The Recipe for Compost

Late Summer is ripe with all the ingredients for the best kind of compost.  Damp, hot and lots of overripe, even rotting stuff. Stuff rots on the vine because we can’t pick it or eat it fast enough.  Instead we begin to find ways to cook, condense, freeze, or store our excess produce. I like to think about how we do this with ourselves, how we cook our ideas, condense our thoughts, freeze our fears or store our excess feelings.  You can, I have come to conclude, see the results of these strategies in our bodies; lumps and bumps, tightnesses, hard immovable places. What would it look like if instead of cooking, condensing, freezing or storing, we composted?

Composting breaks things down, transforms them, releases heat, creates nourishment.  What if we took our ideas and instead of cooking them into big fantasies, we broke them down, released them. What would that look like? Might it be a sense of space or freedom?  And what if instead of condensing thoughts, short-circuiting our own creativity, we allowed the half-formed, half-chewed thoughts to roam around and let the flies land on them? What would happen then?  

I think about composting a lot these days as I am of an age, an age when I have acquired a good deal of life experience, but the question remains, have I acquired wisdom? In Chinese medicine we have an aphorism that says we spend our essence to gain wisdom so that by the time we die, we have no more essence, only wisdom.  I’m not sure exactly what that would look like, but I’m pretty sure it would mean the body had been dissolved and all that would remain would be some kind of rainbow light in space. This is in alignment with many wisdom traditions that tell of realized beings who dissolve into space and remain as light.

But back to composting, something that happens best in the dark.  We are entering the time of year when the light will diminish rapidly.  When will lose the heat of the day quickly after the sun goes down. It is an ideal time to allow yourself to do some composting, to choose to enter the dark, to release heat, unfreeze your fears, allow feelings to move through you.  This process of composting can happen on all levels of being; physical, mental, emotional, spiritual. We can actually create the ideal conditions for a full compost transformation of all the lumps and bumps in each of these realms.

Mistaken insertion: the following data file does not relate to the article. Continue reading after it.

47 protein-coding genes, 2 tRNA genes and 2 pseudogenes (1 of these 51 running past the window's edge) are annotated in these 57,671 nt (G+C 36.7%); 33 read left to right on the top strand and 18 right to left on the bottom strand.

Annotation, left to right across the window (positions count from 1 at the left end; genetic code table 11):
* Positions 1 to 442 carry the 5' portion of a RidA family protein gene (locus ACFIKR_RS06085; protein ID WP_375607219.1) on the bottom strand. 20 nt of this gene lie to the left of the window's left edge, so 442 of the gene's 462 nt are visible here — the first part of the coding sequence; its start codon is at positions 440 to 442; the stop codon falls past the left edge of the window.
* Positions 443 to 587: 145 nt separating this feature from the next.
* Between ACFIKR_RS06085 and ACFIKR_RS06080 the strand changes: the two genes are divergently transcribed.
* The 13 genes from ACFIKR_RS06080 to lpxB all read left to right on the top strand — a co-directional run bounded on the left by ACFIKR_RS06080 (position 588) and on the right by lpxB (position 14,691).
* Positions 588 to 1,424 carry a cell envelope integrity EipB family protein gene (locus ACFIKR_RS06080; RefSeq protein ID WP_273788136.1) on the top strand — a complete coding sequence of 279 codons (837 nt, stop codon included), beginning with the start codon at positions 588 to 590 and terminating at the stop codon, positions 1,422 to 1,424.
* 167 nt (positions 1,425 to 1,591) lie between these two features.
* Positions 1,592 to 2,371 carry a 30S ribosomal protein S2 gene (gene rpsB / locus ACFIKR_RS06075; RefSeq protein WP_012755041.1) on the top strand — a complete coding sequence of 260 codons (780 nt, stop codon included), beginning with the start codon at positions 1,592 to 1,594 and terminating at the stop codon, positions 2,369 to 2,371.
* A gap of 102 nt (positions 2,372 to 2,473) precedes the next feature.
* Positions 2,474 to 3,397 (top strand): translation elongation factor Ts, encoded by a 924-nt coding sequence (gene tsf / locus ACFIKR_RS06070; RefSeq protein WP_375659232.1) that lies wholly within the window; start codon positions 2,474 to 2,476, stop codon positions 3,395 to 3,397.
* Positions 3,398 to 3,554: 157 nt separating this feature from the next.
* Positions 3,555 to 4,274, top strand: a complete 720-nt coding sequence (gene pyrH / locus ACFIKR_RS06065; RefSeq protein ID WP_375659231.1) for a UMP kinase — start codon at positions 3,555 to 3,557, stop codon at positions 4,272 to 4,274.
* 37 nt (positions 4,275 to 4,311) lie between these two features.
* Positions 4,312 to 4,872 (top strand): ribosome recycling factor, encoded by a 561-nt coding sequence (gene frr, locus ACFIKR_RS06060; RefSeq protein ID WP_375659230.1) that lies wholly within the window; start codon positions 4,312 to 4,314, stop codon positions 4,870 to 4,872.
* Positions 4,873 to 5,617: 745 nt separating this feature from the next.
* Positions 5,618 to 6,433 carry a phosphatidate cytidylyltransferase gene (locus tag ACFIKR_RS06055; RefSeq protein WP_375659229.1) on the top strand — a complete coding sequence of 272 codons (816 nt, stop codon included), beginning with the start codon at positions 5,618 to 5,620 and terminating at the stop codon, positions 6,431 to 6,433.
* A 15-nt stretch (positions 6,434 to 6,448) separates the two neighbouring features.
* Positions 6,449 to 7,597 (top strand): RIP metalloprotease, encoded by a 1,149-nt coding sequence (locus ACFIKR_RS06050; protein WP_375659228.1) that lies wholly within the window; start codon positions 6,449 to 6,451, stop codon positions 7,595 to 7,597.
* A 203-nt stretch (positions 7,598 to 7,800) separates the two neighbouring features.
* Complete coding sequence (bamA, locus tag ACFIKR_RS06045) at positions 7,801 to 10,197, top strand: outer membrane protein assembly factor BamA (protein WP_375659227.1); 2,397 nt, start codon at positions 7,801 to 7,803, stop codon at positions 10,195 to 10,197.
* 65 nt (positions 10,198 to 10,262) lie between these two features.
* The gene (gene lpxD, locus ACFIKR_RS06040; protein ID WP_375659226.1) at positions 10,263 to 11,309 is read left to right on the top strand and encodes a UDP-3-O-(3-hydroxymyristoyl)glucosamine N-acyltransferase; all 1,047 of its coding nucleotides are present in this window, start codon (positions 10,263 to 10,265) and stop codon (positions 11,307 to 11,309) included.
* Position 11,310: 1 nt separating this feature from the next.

What remains after the compost? Well, gold dirt. But, never, ever does the compost look like what went into it.  In this way:

Healing may not resemble cure. The activity of the healer calls the patient into a different life with different assumptions and healing emerges from this. At its essence, healing is a practice, a spiritual practice, that engaged in on a daily basis creates a life that may mitigate symptoms, may help keep illness at bay, may itself heal
— Deena Metger, Entering the Ghost River: Meditations on the Theory and Practice of Healing

Healing happens as we allow the transformation. The cure, the very thing we seek, is actually just the result of all that we can allow.  The very nourishment we need. What we bring to this moment is our willingness to be transformed, and all the richness of own experience.  The perfect recipe for compost.

 
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Retreats are an ideal environment in which to begin to compost, to access and reclaim the essence of your own experience.  When you emerge from retreat, you may find renewed strength, enhanced connection and new possibilities for the future.  Please be in touch at josephine@josephinespilka.com if a retreat might be of interest to you. 

Josephine SpilkaComment